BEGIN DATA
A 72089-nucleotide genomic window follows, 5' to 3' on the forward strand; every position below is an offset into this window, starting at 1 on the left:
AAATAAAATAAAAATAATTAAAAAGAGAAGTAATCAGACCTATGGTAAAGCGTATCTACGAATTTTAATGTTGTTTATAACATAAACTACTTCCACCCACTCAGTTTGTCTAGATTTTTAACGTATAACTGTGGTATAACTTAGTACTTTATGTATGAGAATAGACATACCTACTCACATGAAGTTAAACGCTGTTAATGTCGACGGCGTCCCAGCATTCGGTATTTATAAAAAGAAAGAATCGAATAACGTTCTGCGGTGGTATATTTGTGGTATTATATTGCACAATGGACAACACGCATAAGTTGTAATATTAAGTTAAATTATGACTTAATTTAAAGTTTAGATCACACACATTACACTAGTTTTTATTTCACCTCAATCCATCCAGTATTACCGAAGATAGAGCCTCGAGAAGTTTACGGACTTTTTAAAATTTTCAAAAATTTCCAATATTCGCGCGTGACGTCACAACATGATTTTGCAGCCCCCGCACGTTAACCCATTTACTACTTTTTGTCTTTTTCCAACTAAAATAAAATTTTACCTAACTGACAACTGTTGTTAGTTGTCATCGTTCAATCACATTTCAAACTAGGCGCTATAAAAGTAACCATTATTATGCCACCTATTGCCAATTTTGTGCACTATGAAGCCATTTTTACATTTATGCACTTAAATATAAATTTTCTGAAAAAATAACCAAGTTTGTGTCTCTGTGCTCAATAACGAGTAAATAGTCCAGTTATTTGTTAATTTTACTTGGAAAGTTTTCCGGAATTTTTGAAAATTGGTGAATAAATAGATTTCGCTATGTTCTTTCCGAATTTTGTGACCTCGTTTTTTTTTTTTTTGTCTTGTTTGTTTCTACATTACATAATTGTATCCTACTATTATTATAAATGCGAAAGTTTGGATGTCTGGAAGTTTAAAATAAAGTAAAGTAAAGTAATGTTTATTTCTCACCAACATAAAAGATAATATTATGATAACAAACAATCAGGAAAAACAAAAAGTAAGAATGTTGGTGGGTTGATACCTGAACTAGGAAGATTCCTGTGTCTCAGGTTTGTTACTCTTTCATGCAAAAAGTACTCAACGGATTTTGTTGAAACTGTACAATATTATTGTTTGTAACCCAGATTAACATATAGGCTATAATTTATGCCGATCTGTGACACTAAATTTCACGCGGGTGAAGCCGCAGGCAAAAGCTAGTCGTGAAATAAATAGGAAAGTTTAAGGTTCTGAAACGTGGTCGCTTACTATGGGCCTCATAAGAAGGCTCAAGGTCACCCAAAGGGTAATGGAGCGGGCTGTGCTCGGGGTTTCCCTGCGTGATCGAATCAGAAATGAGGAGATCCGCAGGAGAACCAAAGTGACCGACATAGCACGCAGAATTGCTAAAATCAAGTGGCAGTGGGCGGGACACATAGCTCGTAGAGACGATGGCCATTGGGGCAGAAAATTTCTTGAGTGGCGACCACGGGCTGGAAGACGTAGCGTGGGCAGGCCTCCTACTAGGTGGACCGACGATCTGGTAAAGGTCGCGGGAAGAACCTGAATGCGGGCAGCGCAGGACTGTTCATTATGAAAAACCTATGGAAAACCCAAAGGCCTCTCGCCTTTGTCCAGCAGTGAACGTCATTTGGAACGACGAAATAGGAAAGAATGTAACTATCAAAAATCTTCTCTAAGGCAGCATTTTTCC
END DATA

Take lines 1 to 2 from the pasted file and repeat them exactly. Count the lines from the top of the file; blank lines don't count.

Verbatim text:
A 72089-nucleotide genomic window follows, 5' to 3' on the forward strand; every position below is an offset into this window, starting at 1 on the left:
AAATAAAATAAAAATAATTAAAAAGAGAAGTAATCAGACCTATGGTAAAGCGTATCTACGAATTTTAATGTTGTTTATAACATAAACTACTTCCACCCACTCAGTTTGTCTAGATTTTTAACGTATAACTGTGGTATAACTTAGTACTTTATGTATGAGAATAGACATACCTACTCACATGAAGTTAAACGCTGTTAATGTCGACGGCGTCCCAGCATTCGGTATTTATAAAAAGAAAGAATCGAATAACGTTCTGCGGTGGTATATTTGTGGTATTATATTGCACAATGGACAACACGCATAAGTTGTAATATTAAGTTAAATTATGACTTAATTTAAAGTTTAGATCACACACATTACACTAGTTTTTATTTCACCTCAATCCATCCAGTATTACCGAAGATAGAGCCTCGAGAAGTTTACGGACTTTTTAAAATTTTCAAAAATTTCCAATATTCGCGCGTGACGTCACAACATGATTTTGCAGCCCCCGCACGTTAACCCATTTACTACTTTTTGTCTTTTTCCAACTAAAATAAAATTTTACCTAACTGACAACTGTTGTTAGTTGTCATCGTTCAATCACATTTCAAACTAGGCGCTATAAAAGTAACCATTATTATGCCACCTATTGCCAATTTTGTGCACTATGAAGCCATTTTTACATTTATGCACTTAAATATAAATTTTCTGAAAAAATAACCAAGTTTGTGTCTCTGTGCTCAATAACGAGTAAATAGTCCAGTTATTTGTTAATTTTACTTGGAAAGTTTTCCGGAATTTTTGAAAATTGGTGAATAAATAGATTTCGCTATGTTCTTTCCGAATTTTGTGACCTCGTTTTTTTTTTTTTTGTCTTGTTTGTTTCTACATTACATAATTGTATCCTACTATTATTATAAATGCGAAAGTTTGGATGTCTGGAAGTTTAAAATAAAGTAAAGTAAAGTAATGTTTATTTCTCACCAACATAAAAGATAATATTATGATAACAAACAATCAGGAAAAACAAAAAGTAAGAATGTTGGTGGGTTGATACCTGAACTAGGAAGATTCCTGTGTCTCAGGTTTGTTACTCTTTCATGCAAAAAGTACTCAACGGATTTTGTTGAAACTGTACAATATTATTGTTTGTAACCCAGATTAACATATAGGCTATAATTTATGCCGATCTGTGACACTAAATTTCACGCGGGTGAAGCCGCAGGCAAAAGCTAGTCGTGAAATAAATAGGAAAGTTTAAGGTTCTGAAACGTGGTCGCTTACTATGGGCCTCATAAGAAGGCTCAAGGTCACCCAAAGGGTAATGGAGCGGGCTGTGCTCGGGGTTTCCCTGCGTGATCGAATCAGAAATGAGGAGATCCGCAGGAGAACCAAAGTGACCGACATAGCACGCAGAATTGCTAAAATCAAGTGGCAGTGGGCGGGACACATAGCTCGTAGAGACGATGGCCATTGGGGCAGAAAATTTCTTGAGTGGCGACCACGGGCTGGAAGACGTAGCGTGGGCAGGCCTCCTACTAGGTGGACCGACGATCTGGTAAAGGTCGCGGGAAGAACCTGAATGCGGGCAGCGCAGGACTGTTCATTATGAAAAACCTATGGAAAACCCAAAGGCCTCTCGCCTTTGTCCAGCAGTGAACGTCATTTGGAACGACGAAATAGGAAAGAATGTAACTATCAAAAATCTTCTCTAAGGCAGCATTTTTCC